When Emmi Roth USA was crowned as 2016 World Champion at the World Championship Cheese Contest for the first time since 1988, the winners included more than the food manufacturer that crafted the new regional specialty cheese. The real beneficiaries were the employees, local dairy farmers and communities that surround the Monroe, Wis.-based cheesemaker.

Expanding opportunities

Roth Grand Cru Surchoix earned Best of Class in the smear ripened hard cheese category, and was named World Champion in a competition that attracted nearly 3,000 entries from 23 countries and 31 states. In fact, Emmi Roth’s Platteville, Wis., operation is said to be the first facility to produce Grand Cru specialty cheeses in the region.

Financing from the federal New Markets Tax Credit program allowed the U.S. subsidiary of Emmi of Switzerland to double the scale of the original plans, expanding to 77,000 square feet, making the $44 million investment the company’s largest in the United States to date. The expansion meant 50% greater production capacity and a third more jobs than would have been otherwise available.

The Emmi Roth facility is also built to the latest sustainability standards, and has improved economic prospects for new hires and local farmers, who supply 80% of milk needed for processing. The steady demand for high-quality milk exerts a positive effect on the base price for local milk, a welcome change for farmers in the commodity-based milk market.

Positives for operations and members

The same federal economic development financing program also made it possible for Foremost Farms USA, Baraboo, Wis., to upgrade its Richland Center and Appleton, Wis., plants. Foremost Farms enhanced operational efficiencies, increased output and retained 114 direct jobs. The organization also revolved equity to past and current members. The 2,400-member co-op employs over 1,000 individuals in dairies throughout the upper Midwest. Many members are smaller, rural dairy farms with an average herd size of 150.

Foremost Farms initiated a number of energy conservation projects, including partial funding for a $35 million municipal anaerobic digester to reduce landfill gas emissions and generate renewable energy. Earlier this year, Foremost Farms also announced a joint venture with Glanbia plc, Ireland, Dairy Farmers of America Inc. (DFA), Kansas City, Mo., and Michigan Milk Producers Association (MMPA), Novi, Mich., to build and operate a new cheese and whey production facility in Michigan.

Assistance for rural food processors

Rural food processors and other manufacturers confront specific challenges when seeking capital and skilled workers because of their geographic isolation. Since 2000, the federal New Markets Tax Credit Program has provided financing to build capacity and create jobs, especially in rural communities.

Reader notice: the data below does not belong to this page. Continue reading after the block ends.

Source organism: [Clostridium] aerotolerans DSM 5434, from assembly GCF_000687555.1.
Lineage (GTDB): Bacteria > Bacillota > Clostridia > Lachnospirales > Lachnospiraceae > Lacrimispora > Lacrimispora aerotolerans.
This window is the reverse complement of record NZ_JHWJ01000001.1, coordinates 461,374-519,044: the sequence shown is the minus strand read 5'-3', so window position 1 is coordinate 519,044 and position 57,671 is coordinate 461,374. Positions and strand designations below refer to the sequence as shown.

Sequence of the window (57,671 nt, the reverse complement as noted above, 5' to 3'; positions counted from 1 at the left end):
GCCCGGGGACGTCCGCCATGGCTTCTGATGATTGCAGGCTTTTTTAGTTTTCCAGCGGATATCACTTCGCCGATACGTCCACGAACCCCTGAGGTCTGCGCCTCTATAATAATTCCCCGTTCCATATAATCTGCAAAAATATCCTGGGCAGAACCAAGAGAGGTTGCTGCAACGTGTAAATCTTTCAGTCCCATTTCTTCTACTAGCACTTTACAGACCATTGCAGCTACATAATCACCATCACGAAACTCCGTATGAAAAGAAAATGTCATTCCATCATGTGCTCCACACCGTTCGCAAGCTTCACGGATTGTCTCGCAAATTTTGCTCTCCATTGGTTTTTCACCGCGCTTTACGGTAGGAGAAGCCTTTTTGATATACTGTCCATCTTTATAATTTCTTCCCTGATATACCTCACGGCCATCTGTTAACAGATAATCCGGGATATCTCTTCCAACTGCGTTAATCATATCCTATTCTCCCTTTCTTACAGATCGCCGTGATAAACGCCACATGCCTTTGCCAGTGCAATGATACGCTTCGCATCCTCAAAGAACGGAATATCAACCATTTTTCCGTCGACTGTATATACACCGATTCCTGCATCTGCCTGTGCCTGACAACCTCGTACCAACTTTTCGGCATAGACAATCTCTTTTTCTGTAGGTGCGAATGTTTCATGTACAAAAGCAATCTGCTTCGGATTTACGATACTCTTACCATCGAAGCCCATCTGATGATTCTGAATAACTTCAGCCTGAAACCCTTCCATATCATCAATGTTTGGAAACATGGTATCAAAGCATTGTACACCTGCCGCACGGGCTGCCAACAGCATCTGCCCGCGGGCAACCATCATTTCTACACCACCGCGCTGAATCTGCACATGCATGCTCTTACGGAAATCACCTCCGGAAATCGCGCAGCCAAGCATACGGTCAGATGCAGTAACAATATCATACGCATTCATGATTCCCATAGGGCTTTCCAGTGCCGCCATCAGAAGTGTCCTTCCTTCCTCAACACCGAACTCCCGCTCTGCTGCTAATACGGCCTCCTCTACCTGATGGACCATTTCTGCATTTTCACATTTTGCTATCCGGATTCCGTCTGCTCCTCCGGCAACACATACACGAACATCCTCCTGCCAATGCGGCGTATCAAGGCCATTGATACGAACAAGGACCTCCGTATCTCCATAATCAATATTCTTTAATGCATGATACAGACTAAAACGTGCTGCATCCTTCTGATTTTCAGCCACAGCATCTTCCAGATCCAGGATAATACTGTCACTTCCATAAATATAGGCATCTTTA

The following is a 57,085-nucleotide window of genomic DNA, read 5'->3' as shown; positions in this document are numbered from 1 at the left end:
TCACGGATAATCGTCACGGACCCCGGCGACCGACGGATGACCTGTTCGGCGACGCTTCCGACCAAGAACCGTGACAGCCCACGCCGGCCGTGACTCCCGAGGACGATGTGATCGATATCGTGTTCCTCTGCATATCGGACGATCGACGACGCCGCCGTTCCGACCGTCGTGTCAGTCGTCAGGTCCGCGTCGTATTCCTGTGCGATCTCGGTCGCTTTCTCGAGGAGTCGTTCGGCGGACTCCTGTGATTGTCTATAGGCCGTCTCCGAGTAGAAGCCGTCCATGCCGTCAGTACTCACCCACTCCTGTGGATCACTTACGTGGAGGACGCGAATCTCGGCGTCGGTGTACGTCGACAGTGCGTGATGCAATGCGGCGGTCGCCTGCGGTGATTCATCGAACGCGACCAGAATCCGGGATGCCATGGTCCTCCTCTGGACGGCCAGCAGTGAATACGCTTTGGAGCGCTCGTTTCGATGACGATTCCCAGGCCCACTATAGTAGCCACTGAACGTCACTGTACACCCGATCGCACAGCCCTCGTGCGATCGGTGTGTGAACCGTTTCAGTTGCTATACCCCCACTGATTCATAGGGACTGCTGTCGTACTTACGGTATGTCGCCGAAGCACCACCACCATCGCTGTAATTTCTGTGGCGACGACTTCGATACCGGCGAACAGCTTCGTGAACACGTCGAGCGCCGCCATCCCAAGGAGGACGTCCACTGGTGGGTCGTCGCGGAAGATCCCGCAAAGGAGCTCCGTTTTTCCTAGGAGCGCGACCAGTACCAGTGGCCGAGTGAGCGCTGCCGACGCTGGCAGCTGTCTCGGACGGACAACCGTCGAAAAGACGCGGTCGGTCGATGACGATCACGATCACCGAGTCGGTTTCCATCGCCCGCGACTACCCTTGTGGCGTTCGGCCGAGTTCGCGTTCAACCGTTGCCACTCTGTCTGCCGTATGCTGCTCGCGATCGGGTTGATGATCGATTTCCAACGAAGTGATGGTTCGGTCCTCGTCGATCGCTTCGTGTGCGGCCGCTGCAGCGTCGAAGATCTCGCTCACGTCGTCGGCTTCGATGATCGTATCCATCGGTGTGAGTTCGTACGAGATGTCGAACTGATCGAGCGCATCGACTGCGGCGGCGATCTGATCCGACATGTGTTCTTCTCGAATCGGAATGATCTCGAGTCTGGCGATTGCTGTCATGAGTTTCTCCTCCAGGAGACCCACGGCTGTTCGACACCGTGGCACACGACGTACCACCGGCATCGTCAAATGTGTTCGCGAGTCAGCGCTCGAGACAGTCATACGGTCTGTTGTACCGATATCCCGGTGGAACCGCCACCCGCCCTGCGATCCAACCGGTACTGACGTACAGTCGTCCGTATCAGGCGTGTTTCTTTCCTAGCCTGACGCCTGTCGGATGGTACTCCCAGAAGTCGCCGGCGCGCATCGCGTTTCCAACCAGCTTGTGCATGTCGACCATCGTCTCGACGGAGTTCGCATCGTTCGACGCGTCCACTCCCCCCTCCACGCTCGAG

To qualify for New Market funding, the project is required to pass a “but for” test. The project cannot be successfully funded through conventional financing sources and must drive capital into the most economically distressed areas. Among the criteria, the business must be in a defined low-income community, derive at least 50% of its income in a low-income community or 50% of its employees must qualify as low-income individuals at the time of hire.

Records that endure

Ehrmann Commonwealth Dairy is no stranger to world records. Six years ago, 200 gallons of Greek-style yogurt from the Brattleboro, Vt., dairy headquarters was a key ingredient in the then-world record for the 327.58-gallon largest yogurt smoothie flavored with maple syrup and apples from local Vermont farms. The company holds a more enduring record as a fast-growing, job-creating sustainable food enterprise in Greek-style or strained yogurt.

Ehrmann Commonwealth Dairy’s success has been a lifeline to struggling dairy farmers. Two entrepreneurs created the yogurt manufacturing facility during the depths of the 2008 recession, when dwindling numbers of dairy farmers faced limited options for milk sales. Commonwealth partnered with Ehrmann AG, a large family-run business based in Germany, benefiting from their yogurt-making expertise and deep pockets.

Built to the latest sustainability standards, the $100 million-plus business has grown faster than anticipated, quickly reaching its production target of 32,000 tons annually. The facility created 120 new full-time production jobs to date, well beyond its original estimate of 50 employees in the first three years, and increased demand for high-quality local milk by 100 million pounds per year in the low-income census tract.

Last year, Ehrmann Commonwealth Dairy produced 75 million pounds of yogurt, most of that at the Vermont plant. Its success has led to a second facility in Casa Grande, Ariz., and in December 2016, Ehrmann Commonwealth Dairy announced an expansion to double the size of its Vermont plant.

Triple bottom line benefits

The ultimate measure of success for all these projects are the quality refrigerated foods they produce. The positive impacts have extended far beyond the company’s bottom line to new jobs, growing demand for milk for local dairy farmers and a commitment to the latest sustainability standards.

The New Market Tax Credits assisted with funding in the food processing and many other industries, spanning manufacturing, the arts, healthcare, technology, hospitality, agriculture, conservation and more. Going forward, the program’s goal is to continue to diversify shallow economies and revitalize communities.